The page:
With growth in India slowing down over the last few months now, infusing a new shot of life into the country becomes important. The NBFC crises that had rocked the country affected both the number of people to whom credit was available and the extent to which it was available. To address the issue and increase credit growth in the country especially at a grassroots level, the government had started loan melas where public sector lenders actively reached out to people across 400 districts to give out loans. In today's post we take a quick walk down memory lane to see the issues with loan melas historically and dig into the reason they are in the news now and the potential implications of the same.
Loan melas, which began as far back as the 1970s did not see a lot of success, perceived as something that weakened the lending process and tainted the credit culture due to the diluted diligence conducted. There is reason for cheer however looking at the improvements we have made over the years. Processes now are a lot more standardized, technology is a lot more advanced (though it still has a long way to go), and our institutions now have multiple decades of experience working in the space with the combined knowledge of banks, NBFCs and microfinance organizations. In that light the weakening credit culture argument seems a lot less valid today, than it did back then.
The melas however have been in the news for a different reason this time around. As economic indices across the board go for a toss, the government has been desperately trying to project numbers that signal a better or improving environment. In an attempt to show revival in credit growth and improving sentiment, the government cited 4.91tn of lending in the last two months (2.52 Oct, 2.39 Nov). The RBI data however seems to indicate that this number could be off, and off by quite a bit at that. 4.3tr to be exact.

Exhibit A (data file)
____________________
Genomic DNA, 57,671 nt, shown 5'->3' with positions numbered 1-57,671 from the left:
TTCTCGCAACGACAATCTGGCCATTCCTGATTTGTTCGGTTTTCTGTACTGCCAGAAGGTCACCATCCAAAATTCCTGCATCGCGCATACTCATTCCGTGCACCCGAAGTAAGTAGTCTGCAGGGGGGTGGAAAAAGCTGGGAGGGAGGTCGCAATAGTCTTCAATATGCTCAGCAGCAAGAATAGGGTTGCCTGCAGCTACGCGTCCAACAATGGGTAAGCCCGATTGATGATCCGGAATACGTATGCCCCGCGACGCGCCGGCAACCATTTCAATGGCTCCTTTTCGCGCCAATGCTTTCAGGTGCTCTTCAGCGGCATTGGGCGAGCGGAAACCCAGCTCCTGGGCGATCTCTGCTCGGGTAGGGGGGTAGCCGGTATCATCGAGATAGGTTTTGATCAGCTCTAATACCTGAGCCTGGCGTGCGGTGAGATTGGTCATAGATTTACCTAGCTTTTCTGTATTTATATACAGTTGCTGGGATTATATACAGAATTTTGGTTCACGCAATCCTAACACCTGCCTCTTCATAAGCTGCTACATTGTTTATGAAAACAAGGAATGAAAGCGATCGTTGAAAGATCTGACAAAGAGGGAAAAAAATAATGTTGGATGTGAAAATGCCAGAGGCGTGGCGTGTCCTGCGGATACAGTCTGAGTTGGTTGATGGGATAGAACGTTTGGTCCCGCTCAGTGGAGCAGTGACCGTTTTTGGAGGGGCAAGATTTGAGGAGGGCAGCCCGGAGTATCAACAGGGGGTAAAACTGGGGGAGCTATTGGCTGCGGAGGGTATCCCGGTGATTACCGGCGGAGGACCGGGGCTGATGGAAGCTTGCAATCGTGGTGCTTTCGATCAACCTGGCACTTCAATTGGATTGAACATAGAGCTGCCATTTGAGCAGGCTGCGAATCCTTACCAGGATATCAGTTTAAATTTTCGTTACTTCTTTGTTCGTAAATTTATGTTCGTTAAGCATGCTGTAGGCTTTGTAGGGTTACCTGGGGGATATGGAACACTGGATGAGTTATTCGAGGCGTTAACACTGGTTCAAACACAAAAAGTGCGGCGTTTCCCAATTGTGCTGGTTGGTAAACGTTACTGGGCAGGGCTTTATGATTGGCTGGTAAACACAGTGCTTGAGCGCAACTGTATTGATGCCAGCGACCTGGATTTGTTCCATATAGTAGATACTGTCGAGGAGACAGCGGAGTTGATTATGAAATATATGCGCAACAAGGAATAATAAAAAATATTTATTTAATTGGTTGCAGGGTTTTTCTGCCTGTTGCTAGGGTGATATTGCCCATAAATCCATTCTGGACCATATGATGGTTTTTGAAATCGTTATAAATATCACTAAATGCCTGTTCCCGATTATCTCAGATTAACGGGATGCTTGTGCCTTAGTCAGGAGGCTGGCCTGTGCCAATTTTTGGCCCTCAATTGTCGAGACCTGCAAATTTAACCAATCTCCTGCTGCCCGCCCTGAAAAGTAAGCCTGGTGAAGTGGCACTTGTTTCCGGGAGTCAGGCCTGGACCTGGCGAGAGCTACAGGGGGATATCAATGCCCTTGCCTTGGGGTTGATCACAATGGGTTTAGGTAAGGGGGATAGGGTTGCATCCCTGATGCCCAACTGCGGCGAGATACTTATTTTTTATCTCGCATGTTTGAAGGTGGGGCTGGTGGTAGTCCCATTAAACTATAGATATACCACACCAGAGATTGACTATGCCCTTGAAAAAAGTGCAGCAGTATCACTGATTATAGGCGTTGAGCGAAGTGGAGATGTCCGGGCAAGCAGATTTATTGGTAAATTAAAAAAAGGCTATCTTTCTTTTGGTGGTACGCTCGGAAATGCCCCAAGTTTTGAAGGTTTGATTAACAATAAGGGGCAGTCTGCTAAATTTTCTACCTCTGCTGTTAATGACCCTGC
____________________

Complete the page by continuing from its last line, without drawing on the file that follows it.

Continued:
Before we go further it helps to quickly look at a few differences in the reporting of the two. Firstly, There is a slight difference in period; The RBI collects data every alternate Friday, so the RBI collection period is from 27th Sep to 22nd Nov. The RBI also reports net disbursements: i.e. Loans issued net of loan repayments. That being said the difference in the numbers from the two sources is still extremely significant and definitely needs to be reconciled.
In an environment where the government has been increasingly blamed of either hiding or delaying data, the extent of this discrepancy is striking and could materially affect investor confidence in the country. Our neighbour to the north, China, has been accused of similar number fudging in the past, and with time that has severely diluted the value of the numbers coming out of government sources in the country. India, on the back of its extremely stellar and independent organizations, had managed to avoid that fate atleast on a sovereign level. And given the extent of external investments we would need to propel us into the next orbit of growth, we should work hard to keep it that way.
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Zapp 5: (Day's 5 top stories in 3 lines or less)
1. Sensex jumps 428 points: Continuing a 3 day rally the Sensex jumped 400+ points on the back of reduced trade tensions and a strong vote for Boris Johnson.
2. FM begins pre budget consultation exercise : Starting today FM Nirmala Sitharaman will be meeting industry bodies, farmer organizations as well as startups and capital markets players.
3. The perfect storm for FMCG: Falling real rural wages, declining savings, liquidity pressure in channels, and weakening consumer sentiment create the perfect storm for FMCG in India.
4. EaseMyTrip files for IPO: The online travel booking portal filed papers with SEBI for a 510cr IPO. The founders will be selling shares worth 255cr each. (Detailed post coming soon)
5. Boris Johnson led conservative party secures decisive win: The win implies the country is almost certain to leave the EU early next year. This has also been the most decisive win for the conservatives in nearly three decades.